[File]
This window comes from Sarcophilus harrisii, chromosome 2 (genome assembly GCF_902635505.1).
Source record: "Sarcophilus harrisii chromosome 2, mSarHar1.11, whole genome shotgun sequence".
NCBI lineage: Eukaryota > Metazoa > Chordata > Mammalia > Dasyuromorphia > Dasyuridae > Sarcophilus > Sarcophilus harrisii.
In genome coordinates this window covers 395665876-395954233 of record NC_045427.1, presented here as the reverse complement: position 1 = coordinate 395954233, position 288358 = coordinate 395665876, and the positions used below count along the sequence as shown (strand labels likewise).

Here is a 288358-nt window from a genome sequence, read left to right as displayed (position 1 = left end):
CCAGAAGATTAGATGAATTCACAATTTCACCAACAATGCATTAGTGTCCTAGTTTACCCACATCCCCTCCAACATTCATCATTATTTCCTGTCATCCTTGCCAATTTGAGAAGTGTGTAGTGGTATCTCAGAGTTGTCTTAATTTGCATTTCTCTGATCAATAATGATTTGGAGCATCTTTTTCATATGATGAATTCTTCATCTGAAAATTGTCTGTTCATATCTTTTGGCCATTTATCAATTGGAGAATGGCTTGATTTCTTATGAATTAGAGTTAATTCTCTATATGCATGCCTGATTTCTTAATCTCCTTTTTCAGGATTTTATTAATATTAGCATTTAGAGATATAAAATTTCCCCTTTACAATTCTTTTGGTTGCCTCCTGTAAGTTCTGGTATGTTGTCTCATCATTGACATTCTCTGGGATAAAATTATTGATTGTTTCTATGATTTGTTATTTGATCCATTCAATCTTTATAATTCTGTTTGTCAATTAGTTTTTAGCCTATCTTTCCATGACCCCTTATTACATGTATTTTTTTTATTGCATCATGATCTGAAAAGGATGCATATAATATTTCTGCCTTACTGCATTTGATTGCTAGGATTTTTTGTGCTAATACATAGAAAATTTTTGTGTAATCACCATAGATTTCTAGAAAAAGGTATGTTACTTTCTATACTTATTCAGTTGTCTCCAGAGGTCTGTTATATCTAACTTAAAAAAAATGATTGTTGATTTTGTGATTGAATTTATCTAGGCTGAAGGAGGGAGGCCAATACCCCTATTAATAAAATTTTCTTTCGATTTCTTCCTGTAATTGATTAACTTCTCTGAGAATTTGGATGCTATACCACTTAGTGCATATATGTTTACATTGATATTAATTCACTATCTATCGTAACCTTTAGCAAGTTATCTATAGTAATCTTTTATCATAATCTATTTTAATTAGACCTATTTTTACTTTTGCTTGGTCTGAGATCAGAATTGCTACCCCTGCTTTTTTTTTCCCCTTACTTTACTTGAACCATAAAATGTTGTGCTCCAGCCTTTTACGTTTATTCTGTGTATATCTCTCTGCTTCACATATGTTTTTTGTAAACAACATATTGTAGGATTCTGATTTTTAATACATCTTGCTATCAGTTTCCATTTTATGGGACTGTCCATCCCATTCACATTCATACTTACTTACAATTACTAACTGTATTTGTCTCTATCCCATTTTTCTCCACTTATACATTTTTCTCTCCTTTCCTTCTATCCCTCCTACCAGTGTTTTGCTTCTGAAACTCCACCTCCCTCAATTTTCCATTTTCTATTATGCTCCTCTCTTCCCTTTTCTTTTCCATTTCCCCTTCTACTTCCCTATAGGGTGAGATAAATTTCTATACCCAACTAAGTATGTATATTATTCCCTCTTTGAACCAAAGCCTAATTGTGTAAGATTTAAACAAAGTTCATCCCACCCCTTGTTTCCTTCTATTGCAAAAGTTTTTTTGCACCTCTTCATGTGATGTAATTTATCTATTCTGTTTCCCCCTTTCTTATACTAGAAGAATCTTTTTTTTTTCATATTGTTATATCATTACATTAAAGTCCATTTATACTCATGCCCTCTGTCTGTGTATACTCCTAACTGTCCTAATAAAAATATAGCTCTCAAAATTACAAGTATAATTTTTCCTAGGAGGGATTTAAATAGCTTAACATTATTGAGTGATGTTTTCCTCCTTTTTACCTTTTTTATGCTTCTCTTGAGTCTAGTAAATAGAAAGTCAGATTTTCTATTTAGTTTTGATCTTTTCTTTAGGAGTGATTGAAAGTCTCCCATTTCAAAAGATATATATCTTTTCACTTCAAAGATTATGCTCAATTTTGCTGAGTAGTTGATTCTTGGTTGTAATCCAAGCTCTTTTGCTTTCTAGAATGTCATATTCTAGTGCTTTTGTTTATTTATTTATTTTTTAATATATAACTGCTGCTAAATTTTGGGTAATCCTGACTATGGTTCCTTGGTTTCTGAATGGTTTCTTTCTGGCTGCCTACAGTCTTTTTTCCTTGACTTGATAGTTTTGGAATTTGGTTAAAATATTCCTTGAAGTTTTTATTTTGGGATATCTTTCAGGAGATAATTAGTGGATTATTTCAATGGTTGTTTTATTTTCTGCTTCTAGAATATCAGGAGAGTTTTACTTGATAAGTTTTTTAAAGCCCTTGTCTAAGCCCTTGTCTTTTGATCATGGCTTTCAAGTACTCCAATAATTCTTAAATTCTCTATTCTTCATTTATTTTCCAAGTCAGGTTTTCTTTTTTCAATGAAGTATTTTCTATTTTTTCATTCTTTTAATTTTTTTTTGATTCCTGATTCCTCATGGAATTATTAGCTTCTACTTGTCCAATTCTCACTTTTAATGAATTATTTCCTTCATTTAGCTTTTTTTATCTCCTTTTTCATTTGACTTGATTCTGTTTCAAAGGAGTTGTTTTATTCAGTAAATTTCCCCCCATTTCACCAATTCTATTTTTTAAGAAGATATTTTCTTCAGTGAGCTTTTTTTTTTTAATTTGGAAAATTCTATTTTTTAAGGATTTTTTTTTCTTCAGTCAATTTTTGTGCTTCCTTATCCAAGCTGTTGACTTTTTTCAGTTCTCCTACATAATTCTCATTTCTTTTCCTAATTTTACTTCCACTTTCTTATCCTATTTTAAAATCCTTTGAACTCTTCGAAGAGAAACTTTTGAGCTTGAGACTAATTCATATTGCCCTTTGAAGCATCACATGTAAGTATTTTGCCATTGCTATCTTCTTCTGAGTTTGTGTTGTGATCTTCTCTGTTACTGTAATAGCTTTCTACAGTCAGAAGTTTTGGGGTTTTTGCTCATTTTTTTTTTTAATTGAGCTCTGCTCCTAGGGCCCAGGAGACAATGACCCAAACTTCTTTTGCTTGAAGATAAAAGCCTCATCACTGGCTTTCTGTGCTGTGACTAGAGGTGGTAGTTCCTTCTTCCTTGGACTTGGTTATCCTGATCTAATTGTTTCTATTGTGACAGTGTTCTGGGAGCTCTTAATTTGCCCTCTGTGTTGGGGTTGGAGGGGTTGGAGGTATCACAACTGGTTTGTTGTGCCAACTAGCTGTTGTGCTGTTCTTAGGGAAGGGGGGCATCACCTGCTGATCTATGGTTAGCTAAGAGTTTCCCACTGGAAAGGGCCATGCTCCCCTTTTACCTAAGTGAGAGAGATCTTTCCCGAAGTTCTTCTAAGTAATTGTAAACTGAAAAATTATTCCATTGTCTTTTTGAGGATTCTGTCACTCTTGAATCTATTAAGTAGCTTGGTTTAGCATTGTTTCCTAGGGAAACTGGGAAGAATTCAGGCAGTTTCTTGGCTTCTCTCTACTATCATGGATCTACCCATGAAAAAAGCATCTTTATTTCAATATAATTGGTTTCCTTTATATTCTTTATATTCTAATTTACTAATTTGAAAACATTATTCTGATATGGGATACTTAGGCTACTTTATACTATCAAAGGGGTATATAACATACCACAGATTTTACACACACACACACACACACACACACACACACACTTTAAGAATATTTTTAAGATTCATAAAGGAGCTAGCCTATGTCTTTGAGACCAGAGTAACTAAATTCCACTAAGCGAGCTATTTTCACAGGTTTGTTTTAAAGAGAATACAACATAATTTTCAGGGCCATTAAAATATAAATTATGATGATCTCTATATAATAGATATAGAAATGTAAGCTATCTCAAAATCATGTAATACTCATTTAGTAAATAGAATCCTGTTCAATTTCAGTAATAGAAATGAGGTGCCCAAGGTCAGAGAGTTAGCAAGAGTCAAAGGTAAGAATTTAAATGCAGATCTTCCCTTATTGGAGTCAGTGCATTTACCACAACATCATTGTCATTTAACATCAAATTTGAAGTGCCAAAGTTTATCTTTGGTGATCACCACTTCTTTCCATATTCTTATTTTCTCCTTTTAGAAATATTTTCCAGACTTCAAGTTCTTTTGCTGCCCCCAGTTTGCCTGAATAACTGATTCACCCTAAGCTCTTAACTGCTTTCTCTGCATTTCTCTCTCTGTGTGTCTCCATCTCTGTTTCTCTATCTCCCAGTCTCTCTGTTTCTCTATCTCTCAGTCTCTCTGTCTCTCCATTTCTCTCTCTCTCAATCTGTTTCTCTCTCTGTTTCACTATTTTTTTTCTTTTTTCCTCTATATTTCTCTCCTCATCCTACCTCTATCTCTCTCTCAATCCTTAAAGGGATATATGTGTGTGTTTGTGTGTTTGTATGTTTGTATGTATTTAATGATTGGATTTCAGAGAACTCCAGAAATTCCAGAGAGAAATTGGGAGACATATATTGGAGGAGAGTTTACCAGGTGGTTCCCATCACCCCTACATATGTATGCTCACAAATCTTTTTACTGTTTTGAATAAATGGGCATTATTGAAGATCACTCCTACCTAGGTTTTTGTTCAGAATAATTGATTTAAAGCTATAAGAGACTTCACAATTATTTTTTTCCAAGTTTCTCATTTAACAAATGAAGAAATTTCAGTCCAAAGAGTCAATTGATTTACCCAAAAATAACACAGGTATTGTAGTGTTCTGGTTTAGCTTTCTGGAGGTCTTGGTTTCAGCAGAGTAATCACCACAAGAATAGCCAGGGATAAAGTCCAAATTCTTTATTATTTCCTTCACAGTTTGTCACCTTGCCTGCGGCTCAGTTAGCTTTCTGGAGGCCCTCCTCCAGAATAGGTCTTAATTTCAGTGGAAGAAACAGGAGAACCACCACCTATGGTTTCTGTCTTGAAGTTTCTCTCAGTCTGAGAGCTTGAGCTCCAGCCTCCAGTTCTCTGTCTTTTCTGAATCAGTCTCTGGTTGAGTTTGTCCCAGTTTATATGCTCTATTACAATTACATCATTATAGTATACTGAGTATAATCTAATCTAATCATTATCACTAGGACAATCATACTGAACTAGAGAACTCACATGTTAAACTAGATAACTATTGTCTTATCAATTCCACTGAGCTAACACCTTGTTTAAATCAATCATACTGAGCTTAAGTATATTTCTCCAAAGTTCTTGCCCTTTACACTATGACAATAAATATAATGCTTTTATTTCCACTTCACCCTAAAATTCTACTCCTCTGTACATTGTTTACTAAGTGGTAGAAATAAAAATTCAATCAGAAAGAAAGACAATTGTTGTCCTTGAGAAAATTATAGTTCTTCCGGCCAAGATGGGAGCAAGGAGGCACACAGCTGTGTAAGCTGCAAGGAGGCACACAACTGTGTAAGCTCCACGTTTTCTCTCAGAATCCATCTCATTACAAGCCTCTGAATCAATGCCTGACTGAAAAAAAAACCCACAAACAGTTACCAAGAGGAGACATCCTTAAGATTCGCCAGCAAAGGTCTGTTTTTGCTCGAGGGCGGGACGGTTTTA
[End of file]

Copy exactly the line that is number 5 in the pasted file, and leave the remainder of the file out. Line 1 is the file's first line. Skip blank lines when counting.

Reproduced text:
Here is a 288358-nt window from a genome sequence, read left to right as displayed (position 1 = left end):